Toledo quarterback Brian Jones is dragged down from behind by Western Michigan's Bryan Lape. Jones carried eight times for 94 yards and threw for 207.
Kalamazoo Gazette Enlarge
KALAMAZOO, Mich. - The University of Toledo built a 27-0 halftime lead yesterday against Western Michigan, and some of the Rockets players may have already began peeking ahead to next weekend's big showdown against Northern Illinois.
By the time UT's players finally regained their focus, Western Michigan had scored 21 points within a 10-minute span to pull within six points.
Toledo's third-quarter collapse drew the ire of coach Tom Amstutz, but the Rockets recovered from their coach's scolding in time to score two fourth-quarter touchdowns en route to a 42-21 victory over the Broncos before 9,844 fans in Waldo Stadium.
“I was ready to take my coat off and start fighting [after the third quarter],” Amstutz said. “It was time to start coaching. We had to do something to get the momentum turned around. I appealed to the senior leadership. I told them, `If I'm going to go out, I'm going to go out swinging.'”
Tailback Trinity Dawson scored on a 13-yard run and quarterback Brian Jones scrambled 36 yards for another score and ran for a two-point conversion in the final 15 minutes as the Rockets (7-3, 5-1 MAC West) beat Western Michigan (3-8, 2-5) for the 12th time in 14 meetings.
“We were fortunate to get the momentum changed back,” said Amstutz, who improved to 17-5 as the Rockets' coach. “I've seen games where it doesn't change back.”
Defending MAC champion Toledo had 466 yards of total offense and 25 first downs to Western Michigan's 227 yards and 10 first downs. But the Rockets had six fumbles, losing one, and one blocked punt. Those two third-quarter miscues helped set up two Broncos touchdowns.
“Toledo dominated the play for a majority of the game,” said WMU coach Gary Darnell, who is 1-5 against the Rockets. “We had them on their heels for a little bit, but that was about it. They are a very good football team, and as a result, are in the hunt for the MAC West title.”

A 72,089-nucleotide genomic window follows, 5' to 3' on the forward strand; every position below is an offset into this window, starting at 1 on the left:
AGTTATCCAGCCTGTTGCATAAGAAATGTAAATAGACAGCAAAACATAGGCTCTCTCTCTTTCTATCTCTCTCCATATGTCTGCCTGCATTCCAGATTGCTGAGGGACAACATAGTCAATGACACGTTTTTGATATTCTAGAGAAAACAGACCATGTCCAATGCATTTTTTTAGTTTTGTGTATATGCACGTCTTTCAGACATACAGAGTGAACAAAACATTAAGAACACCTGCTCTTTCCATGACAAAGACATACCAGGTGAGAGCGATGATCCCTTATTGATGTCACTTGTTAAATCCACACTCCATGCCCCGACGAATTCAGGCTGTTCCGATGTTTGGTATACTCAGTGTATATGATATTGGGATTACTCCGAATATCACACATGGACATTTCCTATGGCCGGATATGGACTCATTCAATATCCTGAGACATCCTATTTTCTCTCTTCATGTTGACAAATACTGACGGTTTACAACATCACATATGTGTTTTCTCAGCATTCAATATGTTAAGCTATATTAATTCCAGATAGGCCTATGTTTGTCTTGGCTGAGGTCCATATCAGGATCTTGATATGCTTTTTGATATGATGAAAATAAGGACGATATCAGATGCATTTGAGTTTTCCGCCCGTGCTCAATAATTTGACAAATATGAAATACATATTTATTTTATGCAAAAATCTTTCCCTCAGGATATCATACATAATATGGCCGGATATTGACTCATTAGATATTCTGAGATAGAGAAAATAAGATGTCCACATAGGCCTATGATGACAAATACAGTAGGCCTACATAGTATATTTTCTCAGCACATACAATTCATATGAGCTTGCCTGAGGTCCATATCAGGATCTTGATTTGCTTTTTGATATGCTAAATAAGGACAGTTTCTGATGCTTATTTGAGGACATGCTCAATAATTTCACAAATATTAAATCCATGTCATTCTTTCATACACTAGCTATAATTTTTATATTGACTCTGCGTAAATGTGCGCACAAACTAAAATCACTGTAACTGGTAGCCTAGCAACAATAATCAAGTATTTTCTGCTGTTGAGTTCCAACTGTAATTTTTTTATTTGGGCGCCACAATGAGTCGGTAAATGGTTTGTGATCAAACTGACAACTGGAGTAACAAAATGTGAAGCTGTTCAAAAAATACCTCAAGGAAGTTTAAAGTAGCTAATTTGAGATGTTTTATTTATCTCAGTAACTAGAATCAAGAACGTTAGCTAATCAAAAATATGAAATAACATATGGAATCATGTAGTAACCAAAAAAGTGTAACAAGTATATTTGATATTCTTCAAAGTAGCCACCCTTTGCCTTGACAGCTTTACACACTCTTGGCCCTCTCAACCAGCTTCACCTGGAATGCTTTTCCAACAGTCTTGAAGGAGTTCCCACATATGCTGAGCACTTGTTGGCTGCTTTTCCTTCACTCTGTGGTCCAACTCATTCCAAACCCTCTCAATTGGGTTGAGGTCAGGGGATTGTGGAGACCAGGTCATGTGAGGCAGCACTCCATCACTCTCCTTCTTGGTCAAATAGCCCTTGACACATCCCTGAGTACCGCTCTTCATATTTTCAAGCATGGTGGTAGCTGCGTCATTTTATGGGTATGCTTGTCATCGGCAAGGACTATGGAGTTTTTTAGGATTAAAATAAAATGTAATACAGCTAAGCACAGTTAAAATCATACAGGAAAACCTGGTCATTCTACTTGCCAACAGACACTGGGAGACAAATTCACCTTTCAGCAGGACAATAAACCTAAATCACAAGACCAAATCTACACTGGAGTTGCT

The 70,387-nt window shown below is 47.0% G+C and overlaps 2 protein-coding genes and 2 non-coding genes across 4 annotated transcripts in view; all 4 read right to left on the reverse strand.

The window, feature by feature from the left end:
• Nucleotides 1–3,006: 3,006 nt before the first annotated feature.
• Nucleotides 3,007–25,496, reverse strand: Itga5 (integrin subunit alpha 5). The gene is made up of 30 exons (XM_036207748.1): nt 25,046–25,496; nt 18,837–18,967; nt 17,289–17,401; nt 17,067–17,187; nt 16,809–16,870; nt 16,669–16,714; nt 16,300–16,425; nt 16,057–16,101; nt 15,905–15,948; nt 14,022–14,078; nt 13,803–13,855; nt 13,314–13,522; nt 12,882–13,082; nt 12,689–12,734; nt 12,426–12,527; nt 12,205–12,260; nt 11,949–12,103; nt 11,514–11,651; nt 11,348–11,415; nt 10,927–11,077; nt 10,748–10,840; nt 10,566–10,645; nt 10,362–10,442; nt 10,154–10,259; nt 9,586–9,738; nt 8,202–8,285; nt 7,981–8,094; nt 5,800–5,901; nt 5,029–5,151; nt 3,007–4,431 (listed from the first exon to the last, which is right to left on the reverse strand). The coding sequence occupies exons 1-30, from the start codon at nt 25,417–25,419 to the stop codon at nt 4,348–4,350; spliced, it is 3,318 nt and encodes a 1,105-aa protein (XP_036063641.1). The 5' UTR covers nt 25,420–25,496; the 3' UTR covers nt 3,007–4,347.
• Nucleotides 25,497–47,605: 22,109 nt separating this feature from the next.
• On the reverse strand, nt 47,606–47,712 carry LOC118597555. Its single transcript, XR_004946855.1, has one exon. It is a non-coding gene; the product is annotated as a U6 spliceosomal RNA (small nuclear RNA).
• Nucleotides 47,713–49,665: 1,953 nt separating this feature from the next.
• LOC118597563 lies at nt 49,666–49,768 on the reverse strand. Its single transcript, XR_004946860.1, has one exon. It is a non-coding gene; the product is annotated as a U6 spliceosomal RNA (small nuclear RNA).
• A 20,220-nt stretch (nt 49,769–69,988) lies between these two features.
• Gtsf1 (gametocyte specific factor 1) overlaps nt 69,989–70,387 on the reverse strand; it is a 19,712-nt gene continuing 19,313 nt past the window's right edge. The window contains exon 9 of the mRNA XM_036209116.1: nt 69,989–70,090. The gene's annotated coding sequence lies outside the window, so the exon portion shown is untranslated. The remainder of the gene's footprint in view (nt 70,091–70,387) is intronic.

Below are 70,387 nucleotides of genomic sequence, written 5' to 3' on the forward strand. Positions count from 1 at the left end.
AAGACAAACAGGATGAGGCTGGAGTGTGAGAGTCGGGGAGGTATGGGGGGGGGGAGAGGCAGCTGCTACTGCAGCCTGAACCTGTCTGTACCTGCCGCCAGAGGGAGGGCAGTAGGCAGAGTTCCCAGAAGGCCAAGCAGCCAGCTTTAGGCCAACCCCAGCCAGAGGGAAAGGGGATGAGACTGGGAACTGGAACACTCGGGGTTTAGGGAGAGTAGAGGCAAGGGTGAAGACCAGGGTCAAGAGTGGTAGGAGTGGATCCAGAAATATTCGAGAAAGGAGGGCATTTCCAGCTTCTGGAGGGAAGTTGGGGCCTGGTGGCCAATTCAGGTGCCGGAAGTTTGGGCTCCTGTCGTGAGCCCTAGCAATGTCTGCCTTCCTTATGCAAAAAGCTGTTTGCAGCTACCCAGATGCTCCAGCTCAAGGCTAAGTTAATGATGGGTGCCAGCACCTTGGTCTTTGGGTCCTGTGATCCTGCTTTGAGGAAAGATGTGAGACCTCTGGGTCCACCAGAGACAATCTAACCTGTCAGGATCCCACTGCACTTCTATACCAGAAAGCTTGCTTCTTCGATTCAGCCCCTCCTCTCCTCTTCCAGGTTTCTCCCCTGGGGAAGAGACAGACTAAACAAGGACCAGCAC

West Division leader Northern Illinois (8-3, 7-0), which plays host to Toledo on Saturday, clinched at least a share of the division title yesterday with its seventh consecutive victory, a 49-21 thrashing of Eastern Michigan.
However, the Rockets have won eight consecutive games against the Huskies, including three straight in DeKalb, Ill. NIU's last win in the series was a 39-27 victory in DeKalb in 1989, when it was still a Division I-A independent.
“Right now, they're the hottest team in the league,” Amstutz said. “All the momentum is in their favor. They are playing on their home field for a championship game. We'll have their best effort.
“We'll have to have the best game we've played all year long to have a chance to be in the game.”
Jones, who led the nation in completion percentage at 70.9 percent entering yesterday's game, completed 25 of 35 passes for 207 yards and two touchdowns against the Broncos. He also was the team's top rusher for the second time in three games, finishing with eight carries for 94 yards and one touchdown.
Jones put Toledo up 17-0 in the second quarter, accounting for 61 of 86 yards on the drive with his legs. He pulled off a career-long run of 52 yards on a third-and-four play and then picked up nine more yards on a draw to the 3.
On the next play, Jones hit tight end Andrew Clarke with a three-yard scoring pass. All five of Clarke's career-high five touchdown passes have come in the past five games.
Jones also tossed a 27-yard scoring pass in the first quarter to receiver Carl Ford on a bubble screen.
“We had a good first half and then they surged and made a run at us, but we were able to get it back together in time for the win,” Jones said.
Dont Greene returned a punt 73 yards for UT's other score and kicker Jason Robbins made field goals of 33 and 30 yards. He also booted four extra points, including a 35-yarder after a penalty. Robbins has made 14 consecutive kicks in the past two games - nine extra points and five field goals - after missing seven conversions and three three-pointers in the first seven games.
“The hypnotist we took him to did a great job,” Amstutz said, laughing. “Kicking many times is a mental thing and he seems to be going down the right road. And I'm proud of him.”